Jump directly to the Content

Personal Branding, Platform, and Pride-Management

Promoting the message of Christ―rather than ourselves.
Read as Single PagePage 2 of 4

As leaders within the local church, we comprise―in part―our specific church’s brand, which often contributes to our personal brand. For example, it’s assumed a minister on staff member at a traditional, conservative church adheres to the philosophy of the leadership of the church. Akin to a marriage, ministers at churches do not necessarily agree on every topic, although they try their best to demonstrate a united front in public, while discussing differences privately. And, as ambassadors for Christ, we must ensure we are speaking what he has us to say, not simply opinion, conjecture, or political correctness.

The Theology of Branding

We see the concept of branding throughout Scripture. When God made his covenant with Abraham, he promised to make a nation from Abraham’s descendants and his offspring would be a called-out people of God (Gen. 17). The descendants confirmed their relationship with God through the sign of circumcision and acts of faith (Rom. 4:11). Later, in the time of Moses, the Israelites confirmed their covenant relationship with the Lord through obedience to the Law (Ex. 19:3–8). Sabbath observance―as well as adherence to other laws―displayed to those outside the covenant that the Israelites were a distinct people.

The life of Christ ushered in the New Covenant, where Jews and Gentiles alike could come into relationship with the Father, through faith in Jesus. Within this new setting, the Holy Spirit sealed the relationship between the believer and God (Eph. 1:13). Jesus asks his followers to remember his sacrifice through the Lord’s Supper and show their commitment to him through baptism (1 Cor. 11:24; Matt. 28:19–20). The fruit of the Spirit and observance of the new command of Jesus are now the distinguishing marks of a believer (John 13:34–35).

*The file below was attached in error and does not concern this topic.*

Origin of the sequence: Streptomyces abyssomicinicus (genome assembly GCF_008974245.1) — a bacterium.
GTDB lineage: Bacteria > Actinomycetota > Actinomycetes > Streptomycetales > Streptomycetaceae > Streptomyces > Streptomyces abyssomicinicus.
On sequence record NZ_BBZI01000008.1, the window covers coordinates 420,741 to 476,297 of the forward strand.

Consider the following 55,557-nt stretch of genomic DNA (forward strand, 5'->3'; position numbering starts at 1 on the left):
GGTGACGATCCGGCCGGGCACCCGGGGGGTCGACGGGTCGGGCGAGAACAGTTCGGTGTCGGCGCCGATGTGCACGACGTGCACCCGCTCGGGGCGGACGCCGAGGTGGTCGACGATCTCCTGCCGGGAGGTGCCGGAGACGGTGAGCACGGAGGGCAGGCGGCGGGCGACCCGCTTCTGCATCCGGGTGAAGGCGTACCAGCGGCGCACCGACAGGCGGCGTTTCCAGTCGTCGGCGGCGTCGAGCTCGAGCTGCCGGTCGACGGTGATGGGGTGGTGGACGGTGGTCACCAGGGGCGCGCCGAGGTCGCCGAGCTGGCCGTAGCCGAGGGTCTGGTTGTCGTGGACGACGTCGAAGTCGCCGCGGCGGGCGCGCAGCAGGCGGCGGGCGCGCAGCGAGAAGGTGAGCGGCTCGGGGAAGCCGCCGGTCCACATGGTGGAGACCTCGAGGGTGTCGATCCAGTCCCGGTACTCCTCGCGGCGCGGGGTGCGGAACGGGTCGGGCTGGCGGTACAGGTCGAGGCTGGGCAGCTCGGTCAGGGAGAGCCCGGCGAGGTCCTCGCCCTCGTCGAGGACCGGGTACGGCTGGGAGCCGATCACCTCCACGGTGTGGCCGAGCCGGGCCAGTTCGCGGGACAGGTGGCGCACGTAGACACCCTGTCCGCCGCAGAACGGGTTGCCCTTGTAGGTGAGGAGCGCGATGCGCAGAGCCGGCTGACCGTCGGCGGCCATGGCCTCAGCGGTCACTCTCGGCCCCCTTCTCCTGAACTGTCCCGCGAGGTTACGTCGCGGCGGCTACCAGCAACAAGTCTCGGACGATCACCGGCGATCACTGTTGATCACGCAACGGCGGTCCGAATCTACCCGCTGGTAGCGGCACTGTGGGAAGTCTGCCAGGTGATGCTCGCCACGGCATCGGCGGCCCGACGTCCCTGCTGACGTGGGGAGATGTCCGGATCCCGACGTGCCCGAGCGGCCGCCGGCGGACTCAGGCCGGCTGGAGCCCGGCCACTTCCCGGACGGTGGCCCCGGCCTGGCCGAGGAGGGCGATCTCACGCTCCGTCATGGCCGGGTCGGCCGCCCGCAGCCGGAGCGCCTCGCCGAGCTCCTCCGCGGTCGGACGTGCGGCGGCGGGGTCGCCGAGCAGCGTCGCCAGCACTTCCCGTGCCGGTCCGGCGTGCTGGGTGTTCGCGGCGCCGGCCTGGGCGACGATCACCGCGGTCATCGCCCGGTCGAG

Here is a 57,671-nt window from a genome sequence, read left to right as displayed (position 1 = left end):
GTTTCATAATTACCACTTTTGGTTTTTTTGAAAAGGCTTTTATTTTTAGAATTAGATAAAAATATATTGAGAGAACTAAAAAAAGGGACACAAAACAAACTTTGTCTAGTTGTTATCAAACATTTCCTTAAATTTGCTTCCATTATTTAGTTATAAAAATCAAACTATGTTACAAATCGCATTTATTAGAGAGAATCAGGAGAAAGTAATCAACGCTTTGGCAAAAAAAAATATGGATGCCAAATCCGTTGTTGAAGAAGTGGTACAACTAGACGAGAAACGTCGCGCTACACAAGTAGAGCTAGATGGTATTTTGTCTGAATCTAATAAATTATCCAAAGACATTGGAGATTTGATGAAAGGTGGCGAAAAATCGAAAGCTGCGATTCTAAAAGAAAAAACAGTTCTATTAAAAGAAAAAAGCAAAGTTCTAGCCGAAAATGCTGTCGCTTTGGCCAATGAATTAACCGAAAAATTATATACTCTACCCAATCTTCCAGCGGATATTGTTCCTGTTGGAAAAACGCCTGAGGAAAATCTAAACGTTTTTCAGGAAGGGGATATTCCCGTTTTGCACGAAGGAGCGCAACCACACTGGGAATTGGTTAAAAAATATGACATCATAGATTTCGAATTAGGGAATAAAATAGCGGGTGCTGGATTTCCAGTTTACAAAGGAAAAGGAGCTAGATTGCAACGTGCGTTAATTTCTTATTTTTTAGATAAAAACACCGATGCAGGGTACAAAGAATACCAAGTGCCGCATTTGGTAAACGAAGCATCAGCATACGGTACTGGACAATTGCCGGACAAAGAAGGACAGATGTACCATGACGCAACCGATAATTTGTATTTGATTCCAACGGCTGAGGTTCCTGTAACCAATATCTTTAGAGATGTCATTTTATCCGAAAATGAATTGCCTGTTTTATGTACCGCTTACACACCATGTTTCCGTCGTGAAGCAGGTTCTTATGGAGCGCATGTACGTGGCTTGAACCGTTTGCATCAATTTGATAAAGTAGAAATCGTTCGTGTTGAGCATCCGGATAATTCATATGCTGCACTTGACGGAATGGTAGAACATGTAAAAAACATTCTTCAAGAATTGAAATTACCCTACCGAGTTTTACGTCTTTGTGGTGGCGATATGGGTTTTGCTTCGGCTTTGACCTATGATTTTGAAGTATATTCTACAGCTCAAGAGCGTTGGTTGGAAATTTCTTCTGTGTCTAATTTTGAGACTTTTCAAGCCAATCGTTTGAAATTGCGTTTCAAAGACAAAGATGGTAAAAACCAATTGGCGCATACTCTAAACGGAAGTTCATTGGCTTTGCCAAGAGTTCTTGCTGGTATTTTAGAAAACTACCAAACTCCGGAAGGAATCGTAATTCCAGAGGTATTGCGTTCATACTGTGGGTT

These Old and New Testament signs of the covenant serve as a brand for the people of God―it distinguishes the believer from those outside of the covenant relationship. Therefore, God’s qualitative difference could be measured by the life―or brand―of the believer.

The Application of Personal Branding and Platform

Knowing that our truest identity is as a child of God, sealed with the Holy Spirit, our personal brand should be an opportunity to display this message. As women in ministry in the 21st century, we are blessed to have multiple avenues to live out the change Jesus has made in our lives. Yet, in our pursuit to proclaim the message, there is the temptation to uplift the name of the messenger. Many women struggle with the idea of platform building because of the temptation to build ourselves up in the minds of others. When used with the proper motives, however, a platform is an excellent way to build up the kingdom of God.

September08, 2017 at 7:00 AM

Recent Posts

When Your Calling Is Challenged
As hardships come, you have 1 of 3 options.
What Is Calling?
Defining this “super-spiritual” word
Cultivate Your Calling in Each Stage of Life
Angie Ward discusses cultivating leadership amid ever-changing responsibilities.
Should I Stay or Should I Go?
How to know whether to leave or stay in your ministry context.

Follow us


free newsletters:

Most Popular Posts

Does the Bible Really Say I Can’t Teach Men?How Should the Church Handle Adultery? The Strong Power in Every WomanMeet Sexual Sin with Truth and Grace